930,213 research outputs found

    Enhanced lipid extraction from unbroken microalgal cells using enzymes

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    The marine microalga Nannochloropsis sp. was chosen as a model organism to investigate the feasibility of using cell wall-degrading enzymes to enhance the recovery of intracellular lipids. An enzyme cocktail containing galactomannanase, 1,4-β-cellobiosidase and β-glucosidase as main components was prepared from commercial enzyme preparations. The effects of pretreatment time (P), enzyme dosage (D), pH and temperature (T) on the amount of extracted lipids were investigated using response surface methodology. Under the best conditions (P = 90 min, D = 1.3 mg g–1, pH = 5, T = 36°C) over 70% of the lipids present in the microalga were recovered. SEM and TEM characterization of enzyme-treated microalgae showed extensive cell damage with significant disruption of the cell wall and release of algal material. Overall, the results of this study strongly support the use of commercial enzyme preparations to improve lipid recovery from microalgae and provide useful information on the influence of process conditions on the treatment efficiency

    Lateral phase separation in mixtures of lipids and cholesterol

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    In an effort to understand "rafts" in biological membranes, we propose phenomenological models for saturated and unsaturated lipid mixtures, and lipid-cholesterol mixtures. We consider simple couplings between the local composition and internal membrane structure, and their influence on transitions between liquid and gel membrane phases. Assuming that the gel transition temperature of the saturated lipid is shifted by the presence of the unsaturated lipid, and that cholesterol acts as an external field on the chain melting transition, a variety of phase diagrams are obtained. The phase diagrams for binary mixtures of saturated/unsaturated lipids and lipid/cholesterol are in semi-quantitative agreement with the experiments. Our results also apply to regions in the ternary phase diagram of lipid/lipid/cholesterol systems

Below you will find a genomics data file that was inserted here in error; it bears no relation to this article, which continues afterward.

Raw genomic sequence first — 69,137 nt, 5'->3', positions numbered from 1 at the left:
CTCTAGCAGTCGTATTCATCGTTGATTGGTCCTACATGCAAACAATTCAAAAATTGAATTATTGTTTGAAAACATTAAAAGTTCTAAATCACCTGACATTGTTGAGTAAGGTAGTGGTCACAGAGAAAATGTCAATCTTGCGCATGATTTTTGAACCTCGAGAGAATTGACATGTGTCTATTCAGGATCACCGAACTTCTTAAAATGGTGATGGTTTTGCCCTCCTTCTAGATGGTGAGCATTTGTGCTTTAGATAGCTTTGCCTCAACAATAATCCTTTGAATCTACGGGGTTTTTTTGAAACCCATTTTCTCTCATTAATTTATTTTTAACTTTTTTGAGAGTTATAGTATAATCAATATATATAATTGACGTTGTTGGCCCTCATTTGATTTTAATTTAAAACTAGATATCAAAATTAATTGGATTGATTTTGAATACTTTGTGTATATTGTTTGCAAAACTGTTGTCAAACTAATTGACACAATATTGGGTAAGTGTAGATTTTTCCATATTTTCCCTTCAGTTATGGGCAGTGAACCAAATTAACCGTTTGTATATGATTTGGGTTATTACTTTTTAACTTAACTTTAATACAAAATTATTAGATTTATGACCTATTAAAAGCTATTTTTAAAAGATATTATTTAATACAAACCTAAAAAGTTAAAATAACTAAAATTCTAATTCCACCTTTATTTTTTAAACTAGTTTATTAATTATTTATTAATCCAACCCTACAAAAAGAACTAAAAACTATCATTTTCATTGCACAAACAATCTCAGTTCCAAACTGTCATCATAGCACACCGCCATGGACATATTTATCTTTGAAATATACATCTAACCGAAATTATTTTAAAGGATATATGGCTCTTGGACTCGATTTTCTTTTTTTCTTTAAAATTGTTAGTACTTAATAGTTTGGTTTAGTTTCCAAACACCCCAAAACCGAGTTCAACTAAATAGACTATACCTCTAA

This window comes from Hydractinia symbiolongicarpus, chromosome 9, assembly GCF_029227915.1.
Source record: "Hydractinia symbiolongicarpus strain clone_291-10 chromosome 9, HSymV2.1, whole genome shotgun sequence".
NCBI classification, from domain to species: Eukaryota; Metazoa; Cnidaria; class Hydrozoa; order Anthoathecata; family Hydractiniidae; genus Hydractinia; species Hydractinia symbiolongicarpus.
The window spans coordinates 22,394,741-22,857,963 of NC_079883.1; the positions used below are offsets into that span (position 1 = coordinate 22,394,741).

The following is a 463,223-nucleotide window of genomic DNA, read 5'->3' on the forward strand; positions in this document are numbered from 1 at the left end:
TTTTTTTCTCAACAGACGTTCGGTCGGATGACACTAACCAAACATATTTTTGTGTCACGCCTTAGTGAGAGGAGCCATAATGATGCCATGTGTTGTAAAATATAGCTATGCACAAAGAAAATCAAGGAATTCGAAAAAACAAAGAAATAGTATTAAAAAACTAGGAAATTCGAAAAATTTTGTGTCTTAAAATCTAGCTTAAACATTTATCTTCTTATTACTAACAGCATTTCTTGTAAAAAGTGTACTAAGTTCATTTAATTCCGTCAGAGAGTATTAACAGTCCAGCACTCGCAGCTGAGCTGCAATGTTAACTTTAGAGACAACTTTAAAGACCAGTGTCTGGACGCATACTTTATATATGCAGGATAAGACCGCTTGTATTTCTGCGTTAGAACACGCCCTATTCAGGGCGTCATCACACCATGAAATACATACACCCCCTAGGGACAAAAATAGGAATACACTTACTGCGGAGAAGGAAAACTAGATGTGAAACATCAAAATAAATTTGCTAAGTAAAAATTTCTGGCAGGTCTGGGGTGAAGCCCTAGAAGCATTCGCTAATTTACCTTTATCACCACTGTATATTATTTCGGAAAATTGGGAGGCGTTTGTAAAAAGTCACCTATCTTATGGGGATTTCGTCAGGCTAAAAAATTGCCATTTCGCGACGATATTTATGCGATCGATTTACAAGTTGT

Manipulation of lipid rafts in neuronal cells

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    Lipid rafts are specialized plasma membrane micro-domains highly enriched in cholesterol, sphingolipids and glycosylphosphatidylinositol (GPI) anchored proteins. Lipid rafts are thought to be located in the exofacial leaflet of plasma membranes. Functionally, lipid rafts are involved in intracellular trafficking of proteins and lipids, secretory and endocytotic pathways, signal transduction, inflammation and in cell-surface proteolysis. There has been substantial interest in lipid rafts in brain, both with respect to normal functioning and with certain neurodegenerative diseases. Based on the impact of lipid rafts on multitude biochemical pathways, modulation of lipid rafts is used to study related disease pathways and probably offers a target for pharmacological intervention. Lipid rafts can be targeted by modulation of its main components, namely cholesterol and sphingolipids. Other approaches include the modulation of membrane dynamics and it has been reported that protein-lipid interactions can vary the occurrence and composition of these membrane micro-domains. The present review summarizes the possibilities to modulate lipid rafts with focus on neuronal cells. Keywords: Lipid raft, cholesterol, membrane fluidity, statin, cyclodextrine, docosahexaenoic acid

    Lipid Peroxidation After Intracortical Injection of Ferric Chloride Increases the Incidence of Seizures in Young Rats